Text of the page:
The eastern Wake native said she is interested in storms, along with hearing tales of survival every year at Relay for Life.
Q: You are the co-chair for the East Wake Relay for Life. What led you to become involved with Relay, the annual fund-raising event for the American Cancer Society?
A: My cousin, Bobbi Jane Duke, was involved. We have had quite a few family members, including in my husband’s family, who we have lost to cancer or who battled cancer. I lost my dad in 2007. He died of lung cancer and I think that is when it made a big impact on me. My first Relay was in 2008 and I have been involved ever since.
Q: Was your dad a smoker?
A: He did smoke off and on. He would also chew tobacco and he would smoke cigars. I was also a smoker and I quit six years ago. I would watch him struggle to take a breath and I would think, ‘What am I doing to myself?’ When he died, I wanted to get involved to help find a cure. Cancer does not pick and choose. It can affect anyone. We have lost a lot of good people to that awful disease.
Q: What brings you back year after year?
A: I like to be involved – to see the people. And I like a challenge. It is a challenge to raise more money than the year before. We do have good support in eastern Wake for Relay but I would like to see more businesses get involved. We have a Relay float and when we ride on the float in the annual Christmas parades, we have a lot of people really cheer and clap when they see us. We do well for being in a small area — we raised $113,000 last year — but we can do much better if more businesses would get on board.
Q: Tell us a little about your personal life.
A: I have been married 33 years to David Gay. We have two children: Joshua, who is 30 and a physician’s assistant in Washington D.C. and our daughter, Kristen, who lives in Sylva ... and is pregnant with our first grandchild. I worked for 32 years with Progress Energy. After the merger, I retired. For about one year, I stayed at home and I spent some time at our place at the beach, but I was ready to come back to work. I am now the office manager at State Pest Control.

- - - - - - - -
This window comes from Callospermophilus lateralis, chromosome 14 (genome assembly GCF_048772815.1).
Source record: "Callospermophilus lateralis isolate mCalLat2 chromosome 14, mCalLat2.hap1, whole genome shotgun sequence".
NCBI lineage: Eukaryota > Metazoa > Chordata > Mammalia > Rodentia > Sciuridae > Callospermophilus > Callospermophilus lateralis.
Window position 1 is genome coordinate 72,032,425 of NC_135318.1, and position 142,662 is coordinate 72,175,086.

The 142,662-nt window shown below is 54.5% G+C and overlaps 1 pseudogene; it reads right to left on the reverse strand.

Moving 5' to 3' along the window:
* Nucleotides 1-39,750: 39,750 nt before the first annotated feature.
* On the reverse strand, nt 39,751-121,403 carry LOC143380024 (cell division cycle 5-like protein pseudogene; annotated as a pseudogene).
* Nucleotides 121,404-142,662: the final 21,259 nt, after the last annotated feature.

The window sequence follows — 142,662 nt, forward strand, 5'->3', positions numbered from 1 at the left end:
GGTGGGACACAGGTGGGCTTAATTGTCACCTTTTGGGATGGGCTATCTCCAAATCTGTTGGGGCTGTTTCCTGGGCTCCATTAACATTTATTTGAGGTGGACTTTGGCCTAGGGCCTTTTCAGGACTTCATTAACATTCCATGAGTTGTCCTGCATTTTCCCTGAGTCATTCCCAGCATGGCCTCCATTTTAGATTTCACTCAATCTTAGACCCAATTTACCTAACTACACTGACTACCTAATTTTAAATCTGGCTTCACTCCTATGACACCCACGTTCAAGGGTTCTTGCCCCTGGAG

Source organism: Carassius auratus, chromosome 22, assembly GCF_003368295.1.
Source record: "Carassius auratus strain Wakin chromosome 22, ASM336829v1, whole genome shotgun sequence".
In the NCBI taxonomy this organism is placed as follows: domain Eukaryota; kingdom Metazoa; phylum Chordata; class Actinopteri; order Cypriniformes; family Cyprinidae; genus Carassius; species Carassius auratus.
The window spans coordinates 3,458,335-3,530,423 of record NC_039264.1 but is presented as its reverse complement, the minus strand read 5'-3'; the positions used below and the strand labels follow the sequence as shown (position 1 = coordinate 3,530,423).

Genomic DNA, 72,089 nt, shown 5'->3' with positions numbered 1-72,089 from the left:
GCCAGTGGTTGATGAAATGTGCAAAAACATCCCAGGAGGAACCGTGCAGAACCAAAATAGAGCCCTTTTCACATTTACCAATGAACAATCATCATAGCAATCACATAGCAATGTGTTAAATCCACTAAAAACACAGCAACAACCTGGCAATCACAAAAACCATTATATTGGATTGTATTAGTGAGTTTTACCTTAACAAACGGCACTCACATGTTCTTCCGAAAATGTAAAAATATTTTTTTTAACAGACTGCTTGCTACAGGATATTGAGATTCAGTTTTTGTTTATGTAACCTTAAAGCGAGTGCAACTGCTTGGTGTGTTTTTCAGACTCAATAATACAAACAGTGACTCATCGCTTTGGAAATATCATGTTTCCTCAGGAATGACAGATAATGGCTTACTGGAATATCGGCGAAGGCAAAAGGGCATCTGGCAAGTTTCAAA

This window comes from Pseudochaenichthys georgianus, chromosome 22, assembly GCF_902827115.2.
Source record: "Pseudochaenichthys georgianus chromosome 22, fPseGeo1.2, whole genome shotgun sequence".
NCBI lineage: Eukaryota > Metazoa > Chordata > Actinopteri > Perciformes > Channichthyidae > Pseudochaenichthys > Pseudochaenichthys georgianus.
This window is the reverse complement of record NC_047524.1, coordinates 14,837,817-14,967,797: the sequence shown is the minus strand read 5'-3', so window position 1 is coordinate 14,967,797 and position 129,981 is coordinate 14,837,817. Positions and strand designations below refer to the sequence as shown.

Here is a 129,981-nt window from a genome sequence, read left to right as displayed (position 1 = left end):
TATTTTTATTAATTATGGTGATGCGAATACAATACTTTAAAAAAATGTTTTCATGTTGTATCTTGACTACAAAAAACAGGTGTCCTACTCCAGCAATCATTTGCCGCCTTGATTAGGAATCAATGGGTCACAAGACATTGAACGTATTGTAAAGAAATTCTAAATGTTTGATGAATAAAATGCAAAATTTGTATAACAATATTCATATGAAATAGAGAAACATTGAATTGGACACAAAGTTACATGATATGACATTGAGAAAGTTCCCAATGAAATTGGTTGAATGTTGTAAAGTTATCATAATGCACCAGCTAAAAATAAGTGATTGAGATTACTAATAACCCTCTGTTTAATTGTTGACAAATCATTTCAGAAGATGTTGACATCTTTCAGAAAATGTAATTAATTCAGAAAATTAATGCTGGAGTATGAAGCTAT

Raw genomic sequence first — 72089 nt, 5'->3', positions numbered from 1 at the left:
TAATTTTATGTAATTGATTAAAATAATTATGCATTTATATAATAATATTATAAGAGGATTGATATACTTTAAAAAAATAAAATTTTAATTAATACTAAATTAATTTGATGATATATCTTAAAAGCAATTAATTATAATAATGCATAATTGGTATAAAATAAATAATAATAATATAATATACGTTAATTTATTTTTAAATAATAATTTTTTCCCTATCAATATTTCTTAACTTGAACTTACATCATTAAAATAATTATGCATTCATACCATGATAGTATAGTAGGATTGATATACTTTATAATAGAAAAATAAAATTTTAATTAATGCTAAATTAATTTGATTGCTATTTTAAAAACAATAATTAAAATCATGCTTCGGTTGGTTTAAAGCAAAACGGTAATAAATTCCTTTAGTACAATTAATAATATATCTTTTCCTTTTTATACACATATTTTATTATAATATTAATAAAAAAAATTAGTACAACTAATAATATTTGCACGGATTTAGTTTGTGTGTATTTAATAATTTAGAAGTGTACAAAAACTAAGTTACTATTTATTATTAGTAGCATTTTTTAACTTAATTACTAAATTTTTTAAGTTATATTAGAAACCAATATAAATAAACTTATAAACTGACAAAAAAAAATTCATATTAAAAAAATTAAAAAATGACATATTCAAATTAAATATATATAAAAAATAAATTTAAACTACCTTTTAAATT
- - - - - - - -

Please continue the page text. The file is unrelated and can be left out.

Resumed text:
Q: You have been married 33 years. What advice would you give couples on the success of having a lasting marriage?
A: Well, you definitely cannot be selfish. Marriage is give and take. And you need a lot of patience.
Q: When you are not gearing up and preparing for Relay, what takes up your time?
A: I work at the library at my church. I like to go to the beach and also go to the mountains and visit my daughter. I like to read and scrapbook.
Q: It is nice to get out of town every so often. Any trip stands out above the others?
A: After my son graduated from Duke, he did his residency at Johns Hopkins Hospital in Baltimore. It was interesting to hear the doctors mention what a good job he had done. And having someone in the family that is knowledgeable about medical matters is good. My niece was in a bad wreck and will be coming home on Valentine’s Day after spending 43 days in the hospital. My son was able to explain what was going on with her injuries.
Q: What would those who know you be interested to find out about you?
A: I am interested in storms.
Q: Are you a storm chaser?
A: As long as I know I will not get hurt, it is interesting to know what happens during a storm.
Q: What are you looking forward to in this year’s Relay at Five County Stadium May 30-31?
A: I like to hear survivors tell their stories and how many years they have been cancer-free. That is always inspiring to me. I think it just pushes us to stay involved.
Correspondent Dena Coward